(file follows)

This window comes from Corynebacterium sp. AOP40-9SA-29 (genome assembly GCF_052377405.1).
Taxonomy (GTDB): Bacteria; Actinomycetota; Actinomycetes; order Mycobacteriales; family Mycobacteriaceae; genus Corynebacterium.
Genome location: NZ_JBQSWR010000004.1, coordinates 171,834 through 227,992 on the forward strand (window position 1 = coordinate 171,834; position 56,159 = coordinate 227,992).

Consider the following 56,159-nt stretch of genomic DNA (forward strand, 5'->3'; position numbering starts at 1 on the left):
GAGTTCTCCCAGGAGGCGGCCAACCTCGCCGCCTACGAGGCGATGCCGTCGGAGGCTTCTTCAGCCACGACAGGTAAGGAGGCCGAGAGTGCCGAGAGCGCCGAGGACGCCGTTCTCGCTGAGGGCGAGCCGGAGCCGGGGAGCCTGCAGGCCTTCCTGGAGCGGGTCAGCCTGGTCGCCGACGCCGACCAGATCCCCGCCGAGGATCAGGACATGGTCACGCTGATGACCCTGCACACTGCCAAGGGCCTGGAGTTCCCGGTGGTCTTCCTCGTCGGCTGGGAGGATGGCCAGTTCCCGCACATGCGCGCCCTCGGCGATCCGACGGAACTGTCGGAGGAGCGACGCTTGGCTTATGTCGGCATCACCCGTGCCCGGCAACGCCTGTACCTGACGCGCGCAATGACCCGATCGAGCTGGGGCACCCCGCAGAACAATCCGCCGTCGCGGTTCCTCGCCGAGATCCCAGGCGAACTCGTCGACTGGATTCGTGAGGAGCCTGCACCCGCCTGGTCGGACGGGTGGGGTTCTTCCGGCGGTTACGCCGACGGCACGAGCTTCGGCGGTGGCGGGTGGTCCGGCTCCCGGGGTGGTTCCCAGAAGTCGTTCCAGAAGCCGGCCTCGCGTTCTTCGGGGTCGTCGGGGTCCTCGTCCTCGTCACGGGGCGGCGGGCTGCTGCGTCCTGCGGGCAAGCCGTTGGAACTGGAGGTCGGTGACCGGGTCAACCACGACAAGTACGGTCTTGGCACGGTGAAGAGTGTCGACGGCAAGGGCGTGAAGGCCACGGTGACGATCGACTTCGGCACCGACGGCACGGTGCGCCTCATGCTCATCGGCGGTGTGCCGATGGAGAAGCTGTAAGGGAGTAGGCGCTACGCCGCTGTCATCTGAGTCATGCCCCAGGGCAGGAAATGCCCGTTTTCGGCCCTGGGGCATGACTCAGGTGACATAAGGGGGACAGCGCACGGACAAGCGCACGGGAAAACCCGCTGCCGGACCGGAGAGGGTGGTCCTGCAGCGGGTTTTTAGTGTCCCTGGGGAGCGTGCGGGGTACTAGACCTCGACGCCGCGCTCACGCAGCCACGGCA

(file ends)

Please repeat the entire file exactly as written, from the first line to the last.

This window comes from Corynebacterium sp. AOP40-9SA-29 (genome assembly GCF_052377405.1).
Taxonomy (GTDB): Bacteria; Actinomycetota; Actinomycetes; order Mycobacteriales; family Mycobacteriaceae; genus Corynebacterium.
Genome location: NZ_JBQSWR010000004.1, coordinates 171,834 through 227,992 on the forward strand (window position 1 = coordinate 171,834; position 56,159 = coordinate 227,992).

Consider the following 56,159-nt stretch of genomic DNA (forward strand, 5'->3'; position numbering starts at 1 on the left):
GAGTTCTCCCAGGAGGCGGCCAACCTCGCCGCCTACGAGGCGATGCCGTCGGAGGCTTCTTCAGCCACGACAGGTAAGGAGGCCGAGAGTGCCGAGAGCGCCGAGGACGCCGTTCTCGCTGAGGGCGAGCCGGAGCCGGGGAGCCTGCAGGCCTTCCTGGAGCGGGTCAGCCTGGTCGCCGACGCCGACCAGATCCCCGCCGAGGATCAGGACATGGTCACGCTGATGACCCTGCACACTGCCAAGGGCCTGGAGTTCCCGGTGGTCTTCCTCGTCGGCTGGGAGGATGGCCAGTTCCCGCACATGCGCGCCCTCGGCGATCCGACGGAACTGTCGGAGGAGCGACGCTTGGCTTATGTCGGCATCACCCGTGCCCGGCAACGCCTGTACCTGACGCGCGCAATGACCCGATCGAGCTGGGGCACCCCGCAGAACAATCCGCCGTCGCGGTTCCTCGCCGAGATCCCAGGCGAACTCGTCGACTGGATTCGTGAGGAGCCTGCACCCGCCTGGTCGGACGGGTGGGGTTCTTCCGGCGGTTACGCCGACGGCACGAGCTTCGGCGGTGGCGGGTGGTCCGGCTCCCGGGGTGGTTCCCAGAAGTCGTTCCAGAAGCCGGCCTCGCGTTCTTCGGGGTCGTCGGGGTCCTCGTCCTCGTCACGGGGCGGCGGGCTGCTGCGTCCTGCGGGCAAGCCGTTGGAACTGGAGGTCGGTGACCGGGTCAACCACGACAAGTACGGTCTTGGCACGGTGAAGAGTGTCGACGGCAAGGGCGTGAAGGCCACGGTGACGATCGACTTCGGCACCGACGGCACGGTGCGCCTCATGCTCATCGGCGGTGTGCCGATGGAGAAGCTGTAAGGGAGTAGGCGCTACGCCGCTGTCATCTGAGTCATGCCCCAGGGCAGGAAATGCCCGTTTTCGGCCCTGGGGCATGACTCAGGTGACATAAGGGGGACAGCGCACGGACAAGCGCACGGGAAAACCCGCTGCCGGACCGGAGAGGGTGGTCCTGCAGCGGGTTTTTAGTGTCCCTGGGGAGCGTGCGGGGTACTAGACCTCGACGCCGCGCTCACGCAGCCACGGCA